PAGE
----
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February 24, 2006


The Israeli election campaign is about to enter the home stretch with a host of burning issues on Israels national agenda. The fallout from the Hamas election victory and the looming Iranian nuclear threat will be dominating the race. Kadimas Ehud Olmert is maintaining his lead while Labors Amir Peretz and Netanyahus Binyamin Netanyahu toil to close the gap. At the same time, Palestinian terrorists continue to launch more rockets and Israeli security forces step up the counter-terror campaign. Former Shabak security chief now allied to Olmert has been assessing developments.

December 26, 2005


At the Munich Olympics in 1972, Palestinian terrorists were responsible for the murder of eleven Israeli athletes. The Israeli government then instructed the Mossad Security Service to track down those involved in the deadly attack. Hollywood film-maker Steven Spielberg has now produced Munich that is based on the atrocity and its aftermath. Although the movie has yet to premier, it has triggered sharp criticism from both Israeli security experts and some American Jewish leaders. Israels Channel 10 TV carried a report from the U.S. on the reactions.

July 29, 2005


Former U.S. peace envoy Dennis Ross says Hamas must follow the IRA in Northern Ireland and give up its weapons, if Hamas wants to participate in the political process with Israel. Ross was the Clinton Administrations special representative to the now defunct Oslo peace agreement that was signed by Yitzhak Rabin and Yasser Arafat on the White House lawn in 1993. Appearing before the Forum on the Middle East in the Knesset, Ross gave an insiders view of Oslo and looked at future prospects for the Roadmap. David Essing has these audio and printed reports.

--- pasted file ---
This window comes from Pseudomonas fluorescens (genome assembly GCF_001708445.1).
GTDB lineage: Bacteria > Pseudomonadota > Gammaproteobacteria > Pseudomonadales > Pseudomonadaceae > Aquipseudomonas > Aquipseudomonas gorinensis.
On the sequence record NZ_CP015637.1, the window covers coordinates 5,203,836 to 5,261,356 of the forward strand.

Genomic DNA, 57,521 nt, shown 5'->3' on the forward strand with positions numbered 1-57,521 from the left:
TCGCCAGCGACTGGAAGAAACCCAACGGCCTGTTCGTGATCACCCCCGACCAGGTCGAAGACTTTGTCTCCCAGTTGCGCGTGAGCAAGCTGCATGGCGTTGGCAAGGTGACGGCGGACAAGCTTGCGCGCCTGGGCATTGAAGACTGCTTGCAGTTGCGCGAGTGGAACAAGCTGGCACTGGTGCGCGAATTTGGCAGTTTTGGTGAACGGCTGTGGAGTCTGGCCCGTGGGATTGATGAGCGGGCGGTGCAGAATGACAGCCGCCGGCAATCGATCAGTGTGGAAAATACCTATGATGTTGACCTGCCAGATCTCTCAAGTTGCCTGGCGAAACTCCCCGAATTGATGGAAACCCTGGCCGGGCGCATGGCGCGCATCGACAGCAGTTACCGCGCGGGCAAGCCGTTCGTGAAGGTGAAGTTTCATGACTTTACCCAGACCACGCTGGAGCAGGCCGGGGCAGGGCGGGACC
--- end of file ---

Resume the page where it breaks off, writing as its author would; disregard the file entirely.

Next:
January 26, 2005


The Knesset has marked the sixtieth anniversary of the liberation of the Auschwitz death camp in 1945. One million two hundred thousand people were murdered in Auschwitz, most of them Jews. After members of the House, Holocaust survivors and foreign diplomats stood in a moment of silence, Prime Minister Ariel Sharon took the rostrum. Sharon charged the Allies knew the Nazis were exterminating the Jews of Europe but did not lift a finger to stop it. He accused the Allied powers of bombing targets near Auschwitz, but refusing to bomb the gas chambers or the railway that was transporting 10,000 Jews daily to their executions. Sharon declared that Israel has learned the lesson; she must depend only upon herself and will never give up its right to self-defense. Cabinet Minister Natan Sharansky warned ‘We are now in the same stage of anti-Semitism that preceded the Holocaust.

January 14, 2005

THIS WEEK 14.01.05

THIS WEEK, a review of some of the main news stories in the week ending January 14th.

October 11, 2004


Prime Minister Ariel Sharon has opened the Knesset’s winter session by announcing that he will present his disengagement plan to the House in another two weeks. Sharon was confident the Knesset will approve the controversial plan, which calls for the evacuation of the Gaza Strip and 4 settlements on the West Bank. Opposition leader Shimon Peres declared that his Labor party will support Sharon only if the Prime Minister proves he is sincere about really implementing the withdrawal. Peres sharply criticized the recent interview by Dov Weisglass, Sharon’s top aide, who said the disengagement plan was really designed to freeze the peace process with the Palestinians. Meanwhile, Likud rebels warn they will vote against the withdrawal. Analyst David Essing says some rebels warn if they cannot dissuade Sharon, they will topple him.

Tension was running high on the opening day of the new winter session. At stake are crucial Knesset votes on Prime Minister Ariel Sharon’s controversial plan to withdraw from the Gaza Strip and 4 isolated settlements in Samaria.